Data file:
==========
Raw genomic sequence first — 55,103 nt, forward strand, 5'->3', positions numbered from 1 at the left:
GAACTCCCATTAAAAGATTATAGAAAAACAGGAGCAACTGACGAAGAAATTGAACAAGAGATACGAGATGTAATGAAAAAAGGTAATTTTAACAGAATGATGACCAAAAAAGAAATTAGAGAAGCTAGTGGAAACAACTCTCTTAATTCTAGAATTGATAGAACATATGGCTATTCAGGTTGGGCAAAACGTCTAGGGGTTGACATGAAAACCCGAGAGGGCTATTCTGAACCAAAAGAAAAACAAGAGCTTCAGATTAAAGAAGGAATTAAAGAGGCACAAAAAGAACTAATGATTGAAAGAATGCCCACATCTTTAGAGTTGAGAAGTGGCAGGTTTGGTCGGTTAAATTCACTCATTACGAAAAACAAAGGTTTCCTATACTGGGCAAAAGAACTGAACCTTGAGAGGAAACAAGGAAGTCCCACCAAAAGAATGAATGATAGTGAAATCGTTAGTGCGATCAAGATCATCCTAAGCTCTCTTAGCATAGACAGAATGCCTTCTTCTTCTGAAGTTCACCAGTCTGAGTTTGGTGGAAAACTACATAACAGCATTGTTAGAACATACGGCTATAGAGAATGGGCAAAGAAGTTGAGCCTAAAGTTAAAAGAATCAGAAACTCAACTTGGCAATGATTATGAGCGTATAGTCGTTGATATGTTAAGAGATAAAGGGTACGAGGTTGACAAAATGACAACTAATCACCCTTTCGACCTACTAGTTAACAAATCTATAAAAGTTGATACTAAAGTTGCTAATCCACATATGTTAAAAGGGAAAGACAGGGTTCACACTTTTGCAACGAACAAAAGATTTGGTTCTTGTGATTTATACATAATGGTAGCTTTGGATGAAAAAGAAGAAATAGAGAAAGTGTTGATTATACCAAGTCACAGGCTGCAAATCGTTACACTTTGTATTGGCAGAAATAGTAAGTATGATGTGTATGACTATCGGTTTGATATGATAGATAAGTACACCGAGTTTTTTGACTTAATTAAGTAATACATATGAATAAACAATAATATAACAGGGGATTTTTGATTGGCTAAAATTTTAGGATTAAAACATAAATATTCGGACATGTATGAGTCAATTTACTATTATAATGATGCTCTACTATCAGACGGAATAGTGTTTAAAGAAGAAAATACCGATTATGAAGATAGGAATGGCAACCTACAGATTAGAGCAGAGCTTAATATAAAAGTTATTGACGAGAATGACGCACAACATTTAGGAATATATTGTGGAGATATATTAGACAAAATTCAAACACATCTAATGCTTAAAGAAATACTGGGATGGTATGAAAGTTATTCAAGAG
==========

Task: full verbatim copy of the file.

Raw genomic sequence first — 55,103 nt, forward strand, 5'->3', positions numbered from 1 at the left:
GAACTCCCATTAAAAGATTATAGAAAAACAGGAGCAACTGACGAAGAAATTGAACAAGAGATACGAGATGTAATGAAAAAAGGTAATTTTAACAGAATGATGACCAAAAAAGAAATTAGAGAAGCTAGTGGAAACAACTCTCTTAATTCTAGAATTGATAGAACATATGGCTATTCAGGTTGGGCAAAACGTCTAGGGGTTGACATGAAAACCCGAGAGGGCTATTCTGAACCAAAAGAAAAACAAGAGCTTCAGATTAAAGAAGGAATTAAAGAGGCACAAAAAGAACTAATGATTGAAAGAATGCCCACATCTTTAGAGTTGAGAAGTGGCAGGTTTGGTCGGTTAAATTCACTCATTACGAAAAACAAAGGTTTCCTATACTGGGCAAAAGAACTGAACCTTGAGAGGAAACAAGGAAGTCCCACCAAAAGAATGAATGATAGTGAAATCGTTAGTGCGATCAAGATCATCCTAAGCTCTCTTAGCATAGACAGAATGCCTTCTTCTTCTGAAGTTCACCAGTCTGAGTTTGGTGGAAAACTACATAACAGCATTGTTAGAACATACGGCTATAGAGAATGGGCAAAGAAGTTGAGCCTAAAGTTAAAAGAATCAGAAACTCAACTTGGCAATGATTATGAGCGTATAGTCGTTGATATGTTAAGAGATAAAGGGTACGAGGTTGACAAAATGACAACTAATCACCCTTTCGACCTACTAGTTAACAAATCTATAAAAGTTGATACTAAAGTTGCTAATCCACATATGTTAAAAGGGAAAGACAGGGTTCACACTTTTGCAACGAACAAAAGATTTGGTTCTTGTGATTTATACATAATGGTAGCTTTGGATGAAAAAGAAGAAATAGAGAAAGTGTTGATTATACCAAGTCACAGGCTGCAAATCGTTACACTTTGTATTGGCAGAAATAGTAAGTATGATGTGTATGACTATCGGTTTGATATGATAGATAAGTACACCGAGTTTTTTGACTTAATTAAGTAATACATATGAATAAACAATAATATAACAGGGGATTTTTGATTGGCTAAAATTTTAGGATTAAAACATAAATATTCGGACATGTATGAGTCAATTTACTATTATAATGATGCTCTACTATCAGACGGAATAGTGTTTAAAGAAGAAAATACCGATTATGAAGATAGGAATGGCAACCTACAGATTAGAGCAGAGCTTAATATAAAAGTTATTGACGAGAATGACGCACAACATTTAGGAATATATTGTGGAGATATATTAGACAAAATTCAAACACATCTAATGCTTAAAGAAATACTGGGATGGTATGAAAGTTATTCAAGAG